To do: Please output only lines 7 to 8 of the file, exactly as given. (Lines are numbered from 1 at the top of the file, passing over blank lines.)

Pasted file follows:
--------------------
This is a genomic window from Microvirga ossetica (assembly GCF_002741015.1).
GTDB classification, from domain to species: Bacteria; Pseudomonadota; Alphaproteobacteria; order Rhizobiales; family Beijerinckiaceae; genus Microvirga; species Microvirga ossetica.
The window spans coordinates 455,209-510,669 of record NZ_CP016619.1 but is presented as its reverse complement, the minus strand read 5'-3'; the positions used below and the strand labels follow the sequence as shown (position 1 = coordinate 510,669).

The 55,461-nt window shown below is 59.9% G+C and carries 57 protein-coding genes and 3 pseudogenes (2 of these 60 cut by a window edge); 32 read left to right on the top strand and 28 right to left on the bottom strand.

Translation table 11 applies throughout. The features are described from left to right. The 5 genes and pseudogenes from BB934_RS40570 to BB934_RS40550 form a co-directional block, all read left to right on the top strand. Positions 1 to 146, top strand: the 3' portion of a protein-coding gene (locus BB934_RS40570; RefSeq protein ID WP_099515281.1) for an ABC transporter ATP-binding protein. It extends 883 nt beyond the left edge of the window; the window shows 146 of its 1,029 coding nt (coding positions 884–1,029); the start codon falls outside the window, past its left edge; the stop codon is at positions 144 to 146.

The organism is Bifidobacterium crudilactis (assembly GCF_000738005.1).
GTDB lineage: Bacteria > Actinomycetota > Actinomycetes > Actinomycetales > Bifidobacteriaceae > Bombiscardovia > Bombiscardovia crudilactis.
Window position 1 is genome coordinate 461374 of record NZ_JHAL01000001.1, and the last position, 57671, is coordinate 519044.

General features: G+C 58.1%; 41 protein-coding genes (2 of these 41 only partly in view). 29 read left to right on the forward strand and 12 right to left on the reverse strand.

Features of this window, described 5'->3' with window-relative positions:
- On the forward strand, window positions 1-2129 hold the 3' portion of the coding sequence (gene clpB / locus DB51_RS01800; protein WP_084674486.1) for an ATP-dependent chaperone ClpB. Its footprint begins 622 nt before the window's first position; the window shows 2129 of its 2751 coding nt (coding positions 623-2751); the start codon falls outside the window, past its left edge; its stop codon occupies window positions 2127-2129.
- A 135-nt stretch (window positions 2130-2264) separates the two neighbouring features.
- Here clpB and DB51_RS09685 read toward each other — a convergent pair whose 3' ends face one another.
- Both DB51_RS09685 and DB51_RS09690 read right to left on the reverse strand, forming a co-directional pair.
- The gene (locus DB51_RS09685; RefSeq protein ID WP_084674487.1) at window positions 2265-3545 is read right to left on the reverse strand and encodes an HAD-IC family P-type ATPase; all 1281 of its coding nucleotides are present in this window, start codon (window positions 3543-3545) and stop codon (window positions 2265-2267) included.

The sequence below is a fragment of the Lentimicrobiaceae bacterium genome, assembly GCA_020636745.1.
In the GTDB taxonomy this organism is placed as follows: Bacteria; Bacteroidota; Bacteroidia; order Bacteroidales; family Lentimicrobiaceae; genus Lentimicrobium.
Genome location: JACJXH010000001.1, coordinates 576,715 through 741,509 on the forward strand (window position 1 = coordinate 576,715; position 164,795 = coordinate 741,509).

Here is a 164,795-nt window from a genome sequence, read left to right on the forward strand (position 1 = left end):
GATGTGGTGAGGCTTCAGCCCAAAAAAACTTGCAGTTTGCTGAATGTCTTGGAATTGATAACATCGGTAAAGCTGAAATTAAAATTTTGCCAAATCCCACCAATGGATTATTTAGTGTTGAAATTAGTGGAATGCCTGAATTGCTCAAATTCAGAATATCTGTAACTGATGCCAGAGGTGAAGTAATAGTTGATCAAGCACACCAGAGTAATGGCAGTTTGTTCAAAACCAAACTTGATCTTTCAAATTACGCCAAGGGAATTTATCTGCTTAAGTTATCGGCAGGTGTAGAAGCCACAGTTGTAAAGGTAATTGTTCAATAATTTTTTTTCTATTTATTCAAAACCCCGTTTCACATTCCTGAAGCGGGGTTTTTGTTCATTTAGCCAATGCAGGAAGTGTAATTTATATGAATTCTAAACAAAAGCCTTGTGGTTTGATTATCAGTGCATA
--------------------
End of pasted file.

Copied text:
GTDB lineage: Bacteria > Actinomycetota > Actinomycetes > Actinomycetales > Bifidobacteriaceae > Bombiscardovia > Bombiscardovia crudilactis.
Window position 1 is genome coordinate 461374 of record NZ_JHAL01000001.1, and the last position, 57671, is coordinate 519044.